Spot the Stars
The places to run into the stars in Hollywood
In Hollywood , the passion for the stars has nothing to do with astronomy. While it is true that you cannot be sure you will come across a familiar face when you are around here, there are some places where this is more likely to happen, especially in hotels. You can start at the glitzy Chateau Marmont, which looks like a castle in Hollywood. This elegant hotel has always attracted celebrities and is still a place frequented by the stars of the moment. Take a look at the palm-fringed patio during lunchtime – you might spot some superstars like Scarlett Johansson and Robert Pattinson. Teddy’s, another place to go star hunting at the Roosevelt Hotel on Hollywood Boulevard, it’s a favorite spot for VIPs, and while you probably won’t be able to get in, you can stop by the glitzy lobby and check out the hustle and bustle. Sunset Marquis’ ground floor recording studio attracts music superstars, such as Madonna and Elton John.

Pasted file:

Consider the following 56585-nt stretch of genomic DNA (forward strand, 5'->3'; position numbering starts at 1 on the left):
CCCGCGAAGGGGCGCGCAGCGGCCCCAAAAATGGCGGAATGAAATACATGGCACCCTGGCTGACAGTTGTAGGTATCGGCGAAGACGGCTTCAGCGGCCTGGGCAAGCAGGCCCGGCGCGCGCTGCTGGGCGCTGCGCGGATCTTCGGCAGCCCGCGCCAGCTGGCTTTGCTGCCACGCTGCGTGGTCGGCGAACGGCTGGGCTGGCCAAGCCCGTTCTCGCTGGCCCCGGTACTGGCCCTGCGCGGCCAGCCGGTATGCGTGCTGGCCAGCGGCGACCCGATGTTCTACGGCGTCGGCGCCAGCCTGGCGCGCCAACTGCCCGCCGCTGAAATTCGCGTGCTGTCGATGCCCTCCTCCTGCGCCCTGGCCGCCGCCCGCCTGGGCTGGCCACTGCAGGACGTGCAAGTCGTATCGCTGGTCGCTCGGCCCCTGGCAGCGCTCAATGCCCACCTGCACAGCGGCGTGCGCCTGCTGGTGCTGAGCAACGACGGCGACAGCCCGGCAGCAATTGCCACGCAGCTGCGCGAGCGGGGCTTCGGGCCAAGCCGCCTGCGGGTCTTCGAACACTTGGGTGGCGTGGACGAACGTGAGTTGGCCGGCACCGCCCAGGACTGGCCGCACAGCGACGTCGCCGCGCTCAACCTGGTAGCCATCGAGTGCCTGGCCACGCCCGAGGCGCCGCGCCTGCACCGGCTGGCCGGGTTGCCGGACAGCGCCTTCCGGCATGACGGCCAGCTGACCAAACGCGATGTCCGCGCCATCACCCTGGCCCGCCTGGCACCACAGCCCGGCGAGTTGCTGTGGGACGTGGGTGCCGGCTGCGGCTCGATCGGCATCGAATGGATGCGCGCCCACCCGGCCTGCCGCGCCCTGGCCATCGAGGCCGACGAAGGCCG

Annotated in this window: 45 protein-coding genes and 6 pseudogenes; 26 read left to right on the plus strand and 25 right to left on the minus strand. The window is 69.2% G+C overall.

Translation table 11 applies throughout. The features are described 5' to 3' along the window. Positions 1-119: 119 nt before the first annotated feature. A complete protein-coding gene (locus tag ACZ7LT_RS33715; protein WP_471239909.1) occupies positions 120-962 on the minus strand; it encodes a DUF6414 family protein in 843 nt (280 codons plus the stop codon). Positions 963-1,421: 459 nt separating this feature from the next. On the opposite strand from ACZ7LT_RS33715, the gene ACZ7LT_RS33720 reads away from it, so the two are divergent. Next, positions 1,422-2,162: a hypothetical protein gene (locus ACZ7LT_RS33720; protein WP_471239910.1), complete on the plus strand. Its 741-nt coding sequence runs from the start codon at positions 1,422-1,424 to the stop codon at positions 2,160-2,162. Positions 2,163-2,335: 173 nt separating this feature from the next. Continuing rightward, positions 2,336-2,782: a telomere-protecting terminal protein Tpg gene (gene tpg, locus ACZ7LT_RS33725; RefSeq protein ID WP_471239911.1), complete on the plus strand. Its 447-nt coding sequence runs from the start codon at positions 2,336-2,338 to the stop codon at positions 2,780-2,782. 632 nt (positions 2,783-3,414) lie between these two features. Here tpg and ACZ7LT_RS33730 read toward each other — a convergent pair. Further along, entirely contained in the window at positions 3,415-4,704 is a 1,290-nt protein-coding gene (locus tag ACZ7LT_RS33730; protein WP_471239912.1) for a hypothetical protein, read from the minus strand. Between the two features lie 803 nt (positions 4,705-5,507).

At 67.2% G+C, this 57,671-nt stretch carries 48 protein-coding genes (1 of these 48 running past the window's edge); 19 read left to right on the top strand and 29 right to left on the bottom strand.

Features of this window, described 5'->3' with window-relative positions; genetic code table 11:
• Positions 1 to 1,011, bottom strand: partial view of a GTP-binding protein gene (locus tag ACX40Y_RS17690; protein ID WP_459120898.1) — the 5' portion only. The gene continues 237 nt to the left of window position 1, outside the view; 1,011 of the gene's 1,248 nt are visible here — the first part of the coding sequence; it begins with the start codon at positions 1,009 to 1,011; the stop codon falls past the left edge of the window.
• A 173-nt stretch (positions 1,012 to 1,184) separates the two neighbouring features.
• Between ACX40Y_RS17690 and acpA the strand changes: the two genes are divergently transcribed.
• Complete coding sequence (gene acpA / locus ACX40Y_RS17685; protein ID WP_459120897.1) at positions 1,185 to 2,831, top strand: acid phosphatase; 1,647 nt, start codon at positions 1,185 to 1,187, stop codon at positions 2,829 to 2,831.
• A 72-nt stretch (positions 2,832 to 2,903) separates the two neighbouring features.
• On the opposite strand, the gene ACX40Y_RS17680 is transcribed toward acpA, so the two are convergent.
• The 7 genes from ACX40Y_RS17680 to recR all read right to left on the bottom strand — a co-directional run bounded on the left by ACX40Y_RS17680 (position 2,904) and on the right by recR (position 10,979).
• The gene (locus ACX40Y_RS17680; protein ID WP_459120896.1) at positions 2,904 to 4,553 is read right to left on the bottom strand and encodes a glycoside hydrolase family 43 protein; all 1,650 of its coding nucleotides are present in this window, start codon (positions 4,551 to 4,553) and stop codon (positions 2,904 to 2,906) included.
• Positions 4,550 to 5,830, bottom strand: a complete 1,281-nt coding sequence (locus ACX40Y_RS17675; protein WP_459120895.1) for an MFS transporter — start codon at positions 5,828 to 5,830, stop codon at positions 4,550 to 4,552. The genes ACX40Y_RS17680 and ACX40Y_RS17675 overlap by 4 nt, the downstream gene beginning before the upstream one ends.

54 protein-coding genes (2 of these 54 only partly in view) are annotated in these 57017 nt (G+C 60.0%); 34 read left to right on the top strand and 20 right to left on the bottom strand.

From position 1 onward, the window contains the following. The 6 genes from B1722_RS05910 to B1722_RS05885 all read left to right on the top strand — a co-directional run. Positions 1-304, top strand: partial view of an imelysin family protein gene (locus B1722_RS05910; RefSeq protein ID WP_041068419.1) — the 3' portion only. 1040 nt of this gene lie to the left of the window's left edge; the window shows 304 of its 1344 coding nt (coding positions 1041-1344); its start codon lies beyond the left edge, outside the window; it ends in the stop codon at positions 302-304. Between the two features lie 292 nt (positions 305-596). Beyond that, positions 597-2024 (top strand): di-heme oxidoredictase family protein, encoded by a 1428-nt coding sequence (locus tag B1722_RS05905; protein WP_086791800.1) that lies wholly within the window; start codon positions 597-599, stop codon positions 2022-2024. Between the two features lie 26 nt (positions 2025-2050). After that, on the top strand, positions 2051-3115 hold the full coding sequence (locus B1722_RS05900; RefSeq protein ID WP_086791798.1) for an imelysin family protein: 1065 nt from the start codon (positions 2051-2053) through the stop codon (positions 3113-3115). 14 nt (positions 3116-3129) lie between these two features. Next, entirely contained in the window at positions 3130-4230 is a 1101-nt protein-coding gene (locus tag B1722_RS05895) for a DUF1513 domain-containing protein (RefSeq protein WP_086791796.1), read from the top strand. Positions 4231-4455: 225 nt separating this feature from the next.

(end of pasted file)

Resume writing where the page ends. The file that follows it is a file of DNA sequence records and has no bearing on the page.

Every designer’s dream: style, design and trendy shops
There must be a reason why West Hollywood has been dubbed “The Creative City“. “WeHo” borders Beverly Hills and Los Angeles and is the place where fashion and art reign supreme: to get an idea, just stroll through the West Hollywood Design District. This area, which dictates the trends of the moment, is home to many galleries, the Pacific Design Center on Melrose Avenue and numerous interior design showrooms on Beverly Boulevard. Shop major boutiques (and keep your eyes peeled for stars and celebrities) on elegant Robertson Boulevard. Then head to the fabulous Sunset Strip, where you’ll find legendary venues like The Roxy and the Viper Room, first owned by Johnny Depp.
Finally, don’t forget the bars on Santa Monica Boulevard, the heart of WeHo’s gay nightlife. But West Hollywood isn’t all about flashes and sequins. Half hidden in a quiet side street, you can discover an icon of modern architecture: the Schindler House, which houses the MAK Center for Art and Architecture.
Explore this elegant building from 1922: it is one of the earliest examples of the Californian architectural style in which the internal spaces interact continuously with the external ones. Another quiet but unmissable destination of WeHo is the Book Soup bookstore, where you can attend readings and autograph signings by the most important writers. If you are a star hunter, browse the shelves: you might meet some celebrity-loving books.